Where: Emigrant Wilderness, Stanislaus National Forest, Sierra Nevada Range California When: May 29th and 30th 2015 Who: Ben, Sarah, Pat, Terri, & Mark (dogs: Inky, Happy, Desi, and Lulu)
Trailhead: Crabtree, elevation 7,160′ to Gem Lake elevation 8,230 ft
We started our trip with a drive from Oakland, Ca with a few friends and dogs in tow, stopping at the Summit Ranger Station to obtain our permits for the Emigrant Wilderness overnight, then continuing on forest roads to the Crabtree trailhead.
The weather was beautiful and we had just missed heavy rains and a little bit of snow two weeks before. We headed in around 10am towards Camp Lake, our first break destination. It took some adjusting to navigate between our four dogs, trekking poles, and creek crossings but we all figured it out soon enough and got to Camp Lake (2.6 miles) around 11:30am. What a beautiful spot! We all relaxed and were only bothered by a few mosquitos, if only we knew what lay ahead!
Soon after we headed out towards Lily Pad Lake where we would stop for lunch. This lake is unnamed on the map but commonly called this because of the obvious lily pads that float throughout it. Lily Pad lake was just as great as Camp Lake with large granite boulders to relax on, warm sunshine, and limited mosquitos. The dogs especially enjoyed the snack break and begging for beef jerky!
We got going again and shortly headed through Piute Meadow, which was very pretty but had areas where the trail had flooded from the previous heavy rains and that is where the mosquito torture began! Every time we stopped even for a moment they swarmed us to bite through our lighter clothing and anything that was exposed.
I was glad we had made sure all the dogs were current on heartworm medication and had brought some picardin spray we could spray into our hands and rub on their coats, in areas they could not lick, as they were getting eaten up pretty bad too. We also got lost for a little while going along Piute Creek and ended up bushwhacking a bit before we decided to backtrack and found the trail that crossed over the creek. Luckily after crossing the creek, which I slipped and fell in on my butt in, we finally came out into drier areas of granite with views all around us.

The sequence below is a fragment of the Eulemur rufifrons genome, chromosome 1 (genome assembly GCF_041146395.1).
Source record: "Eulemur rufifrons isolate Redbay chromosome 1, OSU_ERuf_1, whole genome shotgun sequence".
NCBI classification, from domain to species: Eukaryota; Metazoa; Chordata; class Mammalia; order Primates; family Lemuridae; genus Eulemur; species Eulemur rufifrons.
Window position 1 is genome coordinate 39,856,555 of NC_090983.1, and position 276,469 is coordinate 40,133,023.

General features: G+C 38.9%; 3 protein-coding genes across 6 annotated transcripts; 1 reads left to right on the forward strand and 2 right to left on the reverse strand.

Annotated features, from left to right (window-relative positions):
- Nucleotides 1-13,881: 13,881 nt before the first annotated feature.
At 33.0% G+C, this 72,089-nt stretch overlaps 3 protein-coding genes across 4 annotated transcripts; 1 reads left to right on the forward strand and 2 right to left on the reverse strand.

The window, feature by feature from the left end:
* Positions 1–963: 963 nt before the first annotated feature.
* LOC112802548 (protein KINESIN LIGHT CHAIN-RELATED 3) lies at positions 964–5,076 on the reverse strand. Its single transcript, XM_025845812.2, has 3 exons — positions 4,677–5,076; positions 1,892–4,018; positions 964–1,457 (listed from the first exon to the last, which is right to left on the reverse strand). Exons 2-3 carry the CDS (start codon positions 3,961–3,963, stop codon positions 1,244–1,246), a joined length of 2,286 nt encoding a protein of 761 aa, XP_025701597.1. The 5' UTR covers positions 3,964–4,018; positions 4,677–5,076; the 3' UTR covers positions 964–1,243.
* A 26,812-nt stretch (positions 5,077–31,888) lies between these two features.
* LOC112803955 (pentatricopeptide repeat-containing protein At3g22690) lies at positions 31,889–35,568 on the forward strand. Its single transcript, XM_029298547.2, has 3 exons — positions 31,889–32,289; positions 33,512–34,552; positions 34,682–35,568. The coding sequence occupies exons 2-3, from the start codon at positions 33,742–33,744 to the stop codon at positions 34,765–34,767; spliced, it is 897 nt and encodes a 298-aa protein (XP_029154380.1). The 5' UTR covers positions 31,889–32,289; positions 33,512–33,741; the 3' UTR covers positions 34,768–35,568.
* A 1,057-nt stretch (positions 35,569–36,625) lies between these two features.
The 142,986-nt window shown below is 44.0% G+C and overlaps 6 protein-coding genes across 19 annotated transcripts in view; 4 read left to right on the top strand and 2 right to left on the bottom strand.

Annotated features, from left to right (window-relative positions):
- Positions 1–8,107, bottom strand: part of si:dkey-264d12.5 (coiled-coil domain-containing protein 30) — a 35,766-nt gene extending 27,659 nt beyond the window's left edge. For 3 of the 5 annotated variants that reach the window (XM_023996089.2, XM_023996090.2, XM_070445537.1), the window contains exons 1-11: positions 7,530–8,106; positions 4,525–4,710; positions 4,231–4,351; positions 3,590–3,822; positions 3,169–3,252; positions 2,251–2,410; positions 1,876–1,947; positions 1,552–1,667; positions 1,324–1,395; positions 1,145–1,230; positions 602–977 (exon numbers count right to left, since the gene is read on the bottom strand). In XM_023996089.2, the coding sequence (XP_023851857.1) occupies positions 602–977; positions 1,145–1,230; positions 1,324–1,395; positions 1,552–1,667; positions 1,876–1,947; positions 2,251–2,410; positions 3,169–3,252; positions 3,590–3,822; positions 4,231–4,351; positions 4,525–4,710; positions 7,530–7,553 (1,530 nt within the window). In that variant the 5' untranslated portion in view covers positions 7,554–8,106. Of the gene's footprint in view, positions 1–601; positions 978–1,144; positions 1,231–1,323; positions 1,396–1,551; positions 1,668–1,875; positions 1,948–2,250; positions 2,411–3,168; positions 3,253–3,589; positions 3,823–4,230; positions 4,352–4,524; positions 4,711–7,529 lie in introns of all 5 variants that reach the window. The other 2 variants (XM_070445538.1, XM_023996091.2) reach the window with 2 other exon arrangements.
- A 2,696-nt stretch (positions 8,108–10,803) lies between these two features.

We could even see some snow on the distant peaks. The next few miles were pretty steady in elevation and we cruised right past Piute Lake anxious to get to our campsite at Gem Lake for the night. The next mile past Piute lake is up viewless switchbacks and makes for a tedious and difficult ascent.
Everyone was feeling a little low on this stretch and the dogs were getting pretty tired as well. The mosquitos at least are leaving us alone and we were wonderfully surprised by the quiet beauty of Gem Lake, which we had all to ourselves with a wonderful campsite. We setup our tents and got a little fire going in the campfire ring to dry our socks from all the wet trail of the day (legal in this area when fire alerts are not in place and with a campfire permit) There was tons of wonderful granite to spread out on and cook our dinners, great logs to sit on and wonderful views of the surrounding lake, rocks, and trees.